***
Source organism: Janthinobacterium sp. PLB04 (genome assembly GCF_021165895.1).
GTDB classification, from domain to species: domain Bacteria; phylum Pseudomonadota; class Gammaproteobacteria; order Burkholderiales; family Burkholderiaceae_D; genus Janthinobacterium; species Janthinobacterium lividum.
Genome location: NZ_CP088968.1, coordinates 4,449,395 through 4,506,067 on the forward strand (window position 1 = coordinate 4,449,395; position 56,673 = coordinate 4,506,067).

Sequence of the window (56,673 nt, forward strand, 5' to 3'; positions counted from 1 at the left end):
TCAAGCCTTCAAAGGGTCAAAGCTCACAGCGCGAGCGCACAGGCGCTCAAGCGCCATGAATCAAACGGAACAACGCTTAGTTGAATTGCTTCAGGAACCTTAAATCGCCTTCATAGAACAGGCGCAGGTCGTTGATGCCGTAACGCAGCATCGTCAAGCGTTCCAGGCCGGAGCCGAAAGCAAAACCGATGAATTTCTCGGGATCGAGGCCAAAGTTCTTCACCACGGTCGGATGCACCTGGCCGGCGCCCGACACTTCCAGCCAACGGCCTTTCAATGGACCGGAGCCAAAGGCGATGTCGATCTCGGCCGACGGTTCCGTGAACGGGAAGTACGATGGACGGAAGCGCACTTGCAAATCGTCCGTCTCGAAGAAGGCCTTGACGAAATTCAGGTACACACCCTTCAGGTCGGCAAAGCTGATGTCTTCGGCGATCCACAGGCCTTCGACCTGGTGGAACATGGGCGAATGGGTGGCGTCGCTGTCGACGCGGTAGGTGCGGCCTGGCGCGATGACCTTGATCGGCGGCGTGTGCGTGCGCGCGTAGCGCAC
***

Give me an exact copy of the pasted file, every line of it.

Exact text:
Source organism: Janthinobacterium sp. PLB04 (genome assembly GCF_021165895.1).
GTDB classification, from domain to species: domain Bacteria; phylum Pseudomonadota; class Gammaproteobacteria; order Burkholderiales; family Burkholderiaceae_D; genus Janthinobacterium; species Janthinobacterium lividum.
Genome location: NZ_CP088968.1, coordinates 4,449,395 through 4,506,067 on the forward strand (window position 1 = coordinate 4,449,395; position 56,673 = coordinate 4,506,067).

Sequence of the window (56,673 nt, forward strand, 5' to 3'; positions counted from 1 at the left end):
TCAAGCCTTCAAAGGGTCAAAGCTCACAGCGCGAGCGCACAGGCGCTCAAGCGCCATGAATCAAACGGAACAACGCTTAGTTGAATTGCTTCAGGAACCTTAAATCGCCTTCATAGAACAGGCGCAGGTCGTTGATGCCGTAACGCAGCATCGTCAAGCGTTCCAGGCCGGAGCCGAAAGCAAAACCGATGAATTTCTCGGGATCGAGGCCAAAGTTCTTCACCACGGTCGGATGCACCTGGCCGGCGCCCGACACTTCCAGCCAACGGCCTTTCAATGGACCGGAGCCAAAGGCGATGTCGATCTCGGCCGACGGTTCCGTGAACGGGAAGTACGATGGACGGAAGCGCACTTGCAAATCGTCCGTCTCGAAGAAGGCCTTGACGAAATTCAGGTACACACCCTTCAGGTCGGCAAAGCTGATGTCTTCGGCGATCCACAGGCCTTCGACCTGGTGGAACATGGGCGAATGGGTGGCGTCGCTGTCGACGCGGTAGGTGCGGCCTGGCGCGATGACCTTGATCGGCGGCGTGTGCGTGCGCGCGTAGCGCAC